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Supply Chain by the Numbers
   
 

- July 31, 2015 -

   
  Supply Chain by the Numbers for Week of July 31, 2015
   
 

Amazon Fulfillment and Shipping Costs Weight on Profits; Oil Headed Way Down, Analyst Says; Cost to Replace US Interstates is Staggering, Requires Tolls, Study Says; US GDP Lukewarm Again in Q2

   
 
 
 

23%

That is the combined cost of fulfillment and net shipping costs incurred by Amazon.com as a percent of sales Q2, according to its earnings release. Compare that to gross margins of just 35%, before lots of other costs, and it should be clear why Amazon can't make any money. Amazon did manage to eke out a very small profit in the quarter, when Wall Street was expecting a loss, sending its stock price soaring. The real story though was the continued growth in sales, once again defying the law of large numbers. Amazon's North American merchandise sales were up an astounding 31% in Q2, better than the 29% seen in 2014. International merchandise sales were up only 10%, but when you strip out the effects of currency valuations with the rising dollar, merchandise sales outside North America also would have been up 31%. Amazon seems unstoppable.

 
 


 
 
 

$35

That's about how low oil prices will fall by the end of this year, before rebounding a bit, according to a prediction made by Again Capital founding partner John Kilduff on CNBC this week. Continued weakness in demand from China and strong output across the globe will drive the price sharply down, Kilduff said, predicting that "We're going to take out the March lows of $43 and trade down to the $30s in my view." US. crude was trading around $49 Thursday morning, touching a four-month low this week. Diesel prices are also headed lower, with Saudi Arabia and China ramping up their refining capacities and now flooding the Asian market with diesel.  In much of the US, on the road diesel prices have actually fallen below the price for regular gasoline, despite higher taxes on diesel, in what continues to be good news for shippers and consumers.

 
 
 
 
 
2.3%

That was the first estimate this week for US real GDP growth in Q2 from the Commerce Dept., much better than the 0.6% (revised up from -0.2%) the government now says was seen in Q1. Still, the 2.3% figure was below the 2.6% rate generally expected by analysts, and about flat with the 2.2% rise in real GDP seen in Q4 2104. Consumer spending was up decently, but business spending remained weak, down at a 4.1% annual rate in the quarter. A couple of weeks ago, the International Monetary Fund revised downward its full year 2015 growth forecast for the US to 2.5%, from 3.1% in April, a decrease of about 20%. Growth in the low 2% range has simply become the new normal, though that's better than many other parts of the world.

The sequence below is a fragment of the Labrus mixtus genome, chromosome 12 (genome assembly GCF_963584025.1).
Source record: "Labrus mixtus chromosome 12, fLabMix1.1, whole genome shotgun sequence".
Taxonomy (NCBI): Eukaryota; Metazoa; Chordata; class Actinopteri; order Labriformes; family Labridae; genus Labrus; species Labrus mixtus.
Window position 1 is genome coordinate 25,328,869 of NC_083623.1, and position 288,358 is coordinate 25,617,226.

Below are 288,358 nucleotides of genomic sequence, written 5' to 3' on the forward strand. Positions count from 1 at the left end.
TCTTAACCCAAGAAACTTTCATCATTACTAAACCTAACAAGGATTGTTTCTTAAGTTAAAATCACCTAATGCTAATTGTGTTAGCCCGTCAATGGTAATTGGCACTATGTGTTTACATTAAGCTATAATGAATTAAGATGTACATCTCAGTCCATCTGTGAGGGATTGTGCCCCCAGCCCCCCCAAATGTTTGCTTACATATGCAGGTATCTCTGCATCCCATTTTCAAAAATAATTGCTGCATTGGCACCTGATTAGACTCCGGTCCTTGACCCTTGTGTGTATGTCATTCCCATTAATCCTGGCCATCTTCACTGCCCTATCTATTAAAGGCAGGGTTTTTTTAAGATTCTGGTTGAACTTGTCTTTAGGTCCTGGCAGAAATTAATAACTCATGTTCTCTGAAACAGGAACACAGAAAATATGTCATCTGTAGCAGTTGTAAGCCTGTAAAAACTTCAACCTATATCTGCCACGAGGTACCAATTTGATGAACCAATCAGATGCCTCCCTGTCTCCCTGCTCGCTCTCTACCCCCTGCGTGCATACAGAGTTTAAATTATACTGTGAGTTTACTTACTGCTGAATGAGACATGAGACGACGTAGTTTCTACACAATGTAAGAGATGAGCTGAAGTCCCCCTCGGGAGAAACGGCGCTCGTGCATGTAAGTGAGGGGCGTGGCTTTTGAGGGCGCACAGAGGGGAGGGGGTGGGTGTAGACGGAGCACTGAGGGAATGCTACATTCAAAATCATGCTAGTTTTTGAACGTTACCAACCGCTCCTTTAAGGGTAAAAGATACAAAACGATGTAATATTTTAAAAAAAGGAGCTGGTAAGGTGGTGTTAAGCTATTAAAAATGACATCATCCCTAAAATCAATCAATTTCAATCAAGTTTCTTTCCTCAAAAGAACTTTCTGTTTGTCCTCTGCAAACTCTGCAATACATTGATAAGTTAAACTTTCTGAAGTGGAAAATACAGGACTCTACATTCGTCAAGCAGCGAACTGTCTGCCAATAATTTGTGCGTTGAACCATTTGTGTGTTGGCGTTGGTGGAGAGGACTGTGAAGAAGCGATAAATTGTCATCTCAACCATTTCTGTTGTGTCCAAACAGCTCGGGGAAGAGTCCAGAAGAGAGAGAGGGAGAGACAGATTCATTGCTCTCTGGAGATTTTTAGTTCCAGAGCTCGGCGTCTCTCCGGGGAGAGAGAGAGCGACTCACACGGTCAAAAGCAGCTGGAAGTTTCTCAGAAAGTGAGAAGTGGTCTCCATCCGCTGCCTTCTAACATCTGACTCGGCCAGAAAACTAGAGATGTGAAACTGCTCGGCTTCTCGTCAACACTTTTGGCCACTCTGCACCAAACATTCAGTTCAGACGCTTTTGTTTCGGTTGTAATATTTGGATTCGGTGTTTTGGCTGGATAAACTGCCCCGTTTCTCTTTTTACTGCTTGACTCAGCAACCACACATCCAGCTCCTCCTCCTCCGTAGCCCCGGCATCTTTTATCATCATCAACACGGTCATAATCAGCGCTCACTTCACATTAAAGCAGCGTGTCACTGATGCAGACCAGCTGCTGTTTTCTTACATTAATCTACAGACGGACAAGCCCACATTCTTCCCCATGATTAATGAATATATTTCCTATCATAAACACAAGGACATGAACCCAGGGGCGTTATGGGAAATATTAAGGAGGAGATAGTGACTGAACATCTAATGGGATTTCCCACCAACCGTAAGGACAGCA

$1 Trillion

That's at minimum the present value of the amount of money that will be required to replace all 47,000 miles of the US interstate highway system and do some selective widening, according to a 2013 report from the Reason Foundation. The cost may be as a high as $2 trillion. Why replace all 47,000 miles? Because the roads were built in the 1950s and 60s with a lifespan expectation of 50-60 years, and we are at that point now. All that from a new report from the Reason Foundation's Robert Poole Jr., who says that the only real hope for raising that kind of many is an electronic toll system for trucks and cars - 14 cents per mile for trucks, indexed for inflation, Poole recommends. That would be on top of the existing diesel taxes, by the way. While the costs would be steep for shippers in the end, Poole's logic makes some sense, though the American Trucking Associations remains strongly against tolls, commenting that it "will continue to strongly oppose the imposition of tolls in the Interstate system, particularly now as we've seen several states back off plans to erect tolls once the public sees just how bad they are for mobility and efficiency."

 
 
 
 
 
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